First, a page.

It feels good to read your words again. As a born Muslim myself and living in the US I never thought the world would come to this. I just feel Islam has been hijacked and the world will never be the same again. It’s hard for me to even imagine being in a country like Switzerland from what I’m seeing in the headlines. I’ve never been to any European country and having a Muslim name I would never be welcome there even if I were to go there . I’m feeling the negativity coming from neighbors and coworkers as a Muslim male ……hard to imagine what females wearing hijabs must be going thru. I’ve lived in the US my entire life and I just think every non-muslim is against me. It feels worse than 9/11 at times. Perhaps this is a test of faith for all of us who try to manage our time on this planet and pray. What keeps me going is my core belief in almighty Allah who has given me the opportunity to be here now….a chance to redeem myself from my past mistakes. It all comes down to prayer for me and striving to put my best foot forward and never look back…..yes we all need to see the light ahead of us. May Allah guide all of us in this trying time of uncertainty.

    • Wa alaikum salam. Very good to read your words as well. I think you express it so perfectly – Islam has been hijacked. I am not sure it is any better in the US versus Europe, and I am not sure where this is all heading. But as you say, perhaps this is a test for us. Please keep praying and putting your best foot forward. This must all be leading us somewhere.

  2. Asalaam o alaikum wa rahmatullahi wa barakatahu,
    Islam is a bouquet of flowers that not everyone can keep fresh, or avail of the fragrance amongst all the other odors.
    It is a struggle for all of us reverts, born muslims, etc. The struggles are different, some are apparent and obvious others are hidden to the casual passerby.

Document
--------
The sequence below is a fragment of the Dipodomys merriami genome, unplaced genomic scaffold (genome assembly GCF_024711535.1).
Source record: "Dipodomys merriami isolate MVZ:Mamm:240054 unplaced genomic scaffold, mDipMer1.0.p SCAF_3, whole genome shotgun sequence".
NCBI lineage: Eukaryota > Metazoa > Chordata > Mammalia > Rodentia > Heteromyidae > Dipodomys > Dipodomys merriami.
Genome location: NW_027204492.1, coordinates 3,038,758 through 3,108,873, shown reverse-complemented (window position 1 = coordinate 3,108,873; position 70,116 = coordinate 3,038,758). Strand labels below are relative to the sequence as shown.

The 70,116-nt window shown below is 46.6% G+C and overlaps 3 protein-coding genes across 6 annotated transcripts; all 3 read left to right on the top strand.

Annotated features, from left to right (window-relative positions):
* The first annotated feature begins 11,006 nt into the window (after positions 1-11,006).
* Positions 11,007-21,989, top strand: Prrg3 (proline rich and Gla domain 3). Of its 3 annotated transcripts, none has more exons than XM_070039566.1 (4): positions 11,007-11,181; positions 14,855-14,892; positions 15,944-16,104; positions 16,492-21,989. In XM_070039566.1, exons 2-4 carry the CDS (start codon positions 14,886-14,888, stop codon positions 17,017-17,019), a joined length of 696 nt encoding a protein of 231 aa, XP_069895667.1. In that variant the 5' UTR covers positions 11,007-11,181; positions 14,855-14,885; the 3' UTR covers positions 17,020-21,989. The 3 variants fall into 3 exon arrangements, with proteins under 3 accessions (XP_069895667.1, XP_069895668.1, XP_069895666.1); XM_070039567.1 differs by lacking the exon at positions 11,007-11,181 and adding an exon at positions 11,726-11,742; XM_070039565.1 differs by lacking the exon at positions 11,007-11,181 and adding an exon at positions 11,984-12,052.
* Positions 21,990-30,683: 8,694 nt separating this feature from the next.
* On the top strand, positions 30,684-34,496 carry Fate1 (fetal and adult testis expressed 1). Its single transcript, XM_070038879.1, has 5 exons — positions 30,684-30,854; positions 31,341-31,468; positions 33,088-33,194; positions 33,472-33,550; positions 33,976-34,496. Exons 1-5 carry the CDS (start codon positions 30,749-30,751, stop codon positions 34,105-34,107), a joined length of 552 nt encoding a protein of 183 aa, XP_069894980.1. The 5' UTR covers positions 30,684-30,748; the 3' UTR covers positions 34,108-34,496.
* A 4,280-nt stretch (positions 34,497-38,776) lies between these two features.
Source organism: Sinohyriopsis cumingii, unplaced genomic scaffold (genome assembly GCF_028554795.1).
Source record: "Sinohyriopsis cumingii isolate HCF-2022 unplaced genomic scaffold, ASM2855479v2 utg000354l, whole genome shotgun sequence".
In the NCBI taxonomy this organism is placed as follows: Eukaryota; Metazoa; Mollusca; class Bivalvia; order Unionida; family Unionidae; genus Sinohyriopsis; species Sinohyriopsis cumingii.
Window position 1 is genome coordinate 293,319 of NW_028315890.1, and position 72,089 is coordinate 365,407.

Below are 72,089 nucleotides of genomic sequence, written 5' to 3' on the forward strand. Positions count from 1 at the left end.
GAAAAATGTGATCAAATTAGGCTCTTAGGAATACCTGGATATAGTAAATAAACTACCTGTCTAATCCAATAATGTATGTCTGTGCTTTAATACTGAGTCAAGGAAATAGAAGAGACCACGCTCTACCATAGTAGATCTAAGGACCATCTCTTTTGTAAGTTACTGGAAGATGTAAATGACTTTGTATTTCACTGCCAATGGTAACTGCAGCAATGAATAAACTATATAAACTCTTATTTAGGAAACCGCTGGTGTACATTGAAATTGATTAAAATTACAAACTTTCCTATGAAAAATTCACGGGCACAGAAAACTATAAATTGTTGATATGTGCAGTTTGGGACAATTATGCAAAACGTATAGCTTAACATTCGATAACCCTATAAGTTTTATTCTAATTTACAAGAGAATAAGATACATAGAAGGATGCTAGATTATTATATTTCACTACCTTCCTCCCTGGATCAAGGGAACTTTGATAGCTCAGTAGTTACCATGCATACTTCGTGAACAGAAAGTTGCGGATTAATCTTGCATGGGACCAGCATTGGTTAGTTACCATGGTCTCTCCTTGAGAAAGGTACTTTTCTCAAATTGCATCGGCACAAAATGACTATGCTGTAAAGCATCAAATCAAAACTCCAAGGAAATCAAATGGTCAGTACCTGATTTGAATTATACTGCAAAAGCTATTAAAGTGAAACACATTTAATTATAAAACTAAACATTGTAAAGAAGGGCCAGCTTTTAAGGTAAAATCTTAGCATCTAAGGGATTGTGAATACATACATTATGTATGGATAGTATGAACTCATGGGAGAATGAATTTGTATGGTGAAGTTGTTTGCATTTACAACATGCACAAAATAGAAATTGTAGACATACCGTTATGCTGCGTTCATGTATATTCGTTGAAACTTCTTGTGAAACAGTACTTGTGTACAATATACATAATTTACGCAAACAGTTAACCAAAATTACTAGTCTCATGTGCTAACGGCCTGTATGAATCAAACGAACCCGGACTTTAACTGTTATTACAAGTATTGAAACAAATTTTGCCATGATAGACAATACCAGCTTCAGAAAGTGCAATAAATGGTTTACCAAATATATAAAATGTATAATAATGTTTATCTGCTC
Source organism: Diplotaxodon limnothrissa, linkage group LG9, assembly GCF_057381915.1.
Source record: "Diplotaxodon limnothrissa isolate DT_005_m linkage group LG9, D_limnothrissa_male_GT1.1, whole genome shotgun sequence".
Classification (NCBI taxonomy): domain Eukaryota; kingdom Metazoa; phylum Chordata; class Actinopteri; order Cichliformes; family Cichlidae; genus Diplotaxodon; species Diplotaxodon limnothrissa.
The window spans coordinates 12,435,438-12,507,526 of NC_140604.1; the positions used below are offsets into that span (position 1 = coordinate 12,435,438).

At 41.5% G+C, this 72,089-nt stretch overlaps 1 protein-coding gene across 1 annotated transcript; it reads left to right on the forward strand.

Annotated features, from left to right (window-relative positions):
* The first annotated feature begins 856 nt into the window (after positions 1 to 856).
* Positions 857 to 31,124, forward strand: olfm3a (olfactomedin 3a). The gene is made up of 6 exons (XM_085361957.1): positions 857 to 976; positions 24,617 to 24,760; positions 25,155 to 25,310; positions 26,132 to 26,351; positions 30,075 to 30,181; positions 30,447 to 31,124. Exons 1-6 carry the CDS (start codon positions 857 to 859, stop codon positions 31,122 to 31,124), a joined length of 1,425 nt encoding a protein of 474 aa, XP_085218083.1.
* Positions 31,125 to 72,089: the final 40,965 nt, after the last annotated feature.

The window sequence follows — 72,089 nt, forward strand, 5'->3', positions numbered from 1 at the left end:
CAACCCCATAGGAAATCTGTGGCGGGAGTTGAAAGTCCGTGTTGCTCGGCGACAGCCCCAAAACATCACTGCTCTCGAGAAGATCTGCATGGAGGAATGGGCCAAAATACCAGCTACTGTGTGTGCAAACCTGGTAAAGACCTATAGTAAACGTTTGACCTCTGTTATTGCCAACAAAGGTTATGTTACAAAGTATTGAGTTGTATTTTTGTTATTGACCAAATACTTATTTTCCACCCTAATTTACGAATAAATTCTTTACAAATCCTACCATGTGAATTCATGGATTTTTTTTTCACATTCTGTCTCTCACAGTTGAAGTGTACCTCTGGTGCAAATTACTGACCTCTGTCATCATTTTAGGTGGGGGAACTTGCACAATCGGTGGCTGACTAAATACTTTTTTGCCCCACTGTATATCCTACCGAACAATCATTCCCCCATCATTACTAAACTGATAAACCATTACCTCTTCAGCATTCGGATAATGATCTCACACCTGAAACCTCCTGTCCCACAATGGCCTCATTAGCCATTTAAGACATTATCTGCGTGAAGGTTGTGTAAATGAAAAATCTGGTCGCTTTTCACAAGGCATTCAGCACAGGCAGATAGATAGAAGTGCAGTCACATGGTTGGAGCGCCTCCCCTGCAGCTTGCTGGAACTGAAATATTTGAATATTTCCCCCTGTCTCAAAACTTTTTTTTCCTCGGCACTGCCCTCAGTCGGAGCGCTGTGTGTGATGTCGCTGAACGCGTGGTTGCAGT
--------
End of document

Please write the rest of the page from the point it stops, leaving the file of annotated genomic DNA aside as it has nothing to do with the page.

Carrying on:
Someone once asked Imam Shafi ( I think) on observing his diligence in ebadah and his writings “when will you relax” The Imam said ” when I set my first foot in Jannah”
    I have muslim family in Switzerland, let me know by email where you live and if you would like to connect with them?
    I have a mixed family of born muslims and reverts:)
    May Allah always strengthen you with emaan and taqwa.

    • Wa alaikum salam. Thank you so much for the words of understanding and encouragement. And I am so sorry it took so long for me to post your comment and then to respond to it. If it is not too much trouble, it would be nice to meet other Muslims here in Switzerland if it should work out. I travel quite a bit in my job but I am here on weekends some of the time. It is best to reach me at (I am sure you don’t want to post your family details on the blog. :-))

      I hope you had a wonderful Ramadan and Eid.

  3. Assalamualaikum sister

    I too have long abandoned my blog. I was checking it today and found that I’ve followed your blog a few years ago.

    For my case, my conversion has gone for a bit longer, yet I still struggle with it. Only a few friends, Muslim and not know about me being Muslim. In fact so much of what you write here resonates with me.

    Sometimes I feel like I am just holding on to the very bare minimum of what makes a Muslim: the prayer. It is said the line between belief and disbelief is the prayer.

    There is an online group on Facebook that has become the most convert-friendly group I’ve ever been on. I can refer you to be a member if you are interested.

    • Wa alaikum salam. I am so glad my experience resonates with you. And I really relate to ‘holding on to the bare minimum’ of what makes a Muslim.

      I am not on facebook very often but would love to find another resource for reverts.

      I hope you keep holding on to the straight path. Let me know if there is anything I can do to help. And I hope that you come back to your blog at some point, but I really understand how challenging it can be to stay with it and think about what it is valuable to write.

      How was your Ramadan and Eid? Did you spend it alone?

      All the best,